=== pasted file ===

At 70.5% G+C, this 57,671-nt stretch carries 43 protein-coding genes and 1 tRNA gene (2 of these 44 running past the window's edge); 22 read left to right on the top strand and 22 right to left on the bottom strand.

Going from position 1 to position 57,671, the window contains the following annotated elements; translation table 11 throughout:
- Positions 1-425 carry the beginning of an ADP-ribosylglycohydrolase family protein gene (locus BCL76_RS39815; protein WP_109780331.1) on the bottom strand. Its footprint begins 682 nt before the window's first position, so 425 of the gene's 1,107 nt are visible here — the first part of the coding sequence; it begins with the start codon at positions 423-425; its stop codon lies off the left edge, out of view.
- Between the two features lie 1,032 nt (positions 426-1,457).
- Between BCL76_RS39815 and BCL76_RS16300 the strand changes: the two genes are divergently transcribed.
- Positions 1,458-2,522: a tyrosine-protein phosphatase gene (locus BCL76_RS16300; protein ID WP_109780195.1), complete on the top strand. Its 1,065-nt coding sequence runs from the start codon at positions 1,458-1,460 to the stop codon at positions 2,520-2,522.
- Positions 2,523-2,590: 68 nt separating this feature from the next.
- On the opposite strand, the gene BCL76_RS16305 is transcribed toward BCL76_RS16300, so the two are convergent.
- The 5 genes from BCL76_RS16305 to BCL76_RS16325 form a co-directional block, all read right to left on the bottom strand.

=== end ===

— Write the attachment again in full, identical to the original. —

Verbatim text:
At 70.5% G+C, this 57,671-nt stretch carries 43 protein-coding genes and 1 tRNA gene (2 of these 44 running past the window's edge); 22 read left to right on the top strand and 22 right to left on the bottom strand.

Going from position 1 to position 57,671, the window contains the following annotated elements; translation table 11 throughout:
- Positions 1-425 carry the beginning of an ADP-ribosylglycohydrolase family protein gene (locus BCL76_RS39815; protein WP_109780331.1) on the bottom strand. Its footprint begins 682 nt before the window's first position, so 425 of the gene's 1,107 nt are visible here — the first part of the coding sequence; it begins with the start codon at positions 423-425; its stop codon lies off the left edge, out of view.
- Between the two features lie 1,032 nt (positions 426-1,457).
- Between BCL76_RS39815 and BCL76_RS16300 the strand changes: the two genes are divergently transcribed.
- Positions 1,458-2,522: a tyrosine-protein phosphatase gene (locus BCL76_RS16300; protein ID WP_109780195.1), complete on the top strand. Its 1,065-nt coding sequence runs from the start codon at positions 1,458-1,460 to the stop codon at positions 2,520-2,522.
- Positions 2,523-2,590: 68 nt separating this feature from the next.
- On the opposite strand, the gene BCL76_RS16305 is transcribed toward BCL76_RS16300, so the two are convergent.
- The 5 genes from BCL76_RS16305 to BCL76_RS16325 form a co-directional block, all read right to left on the bottom strand.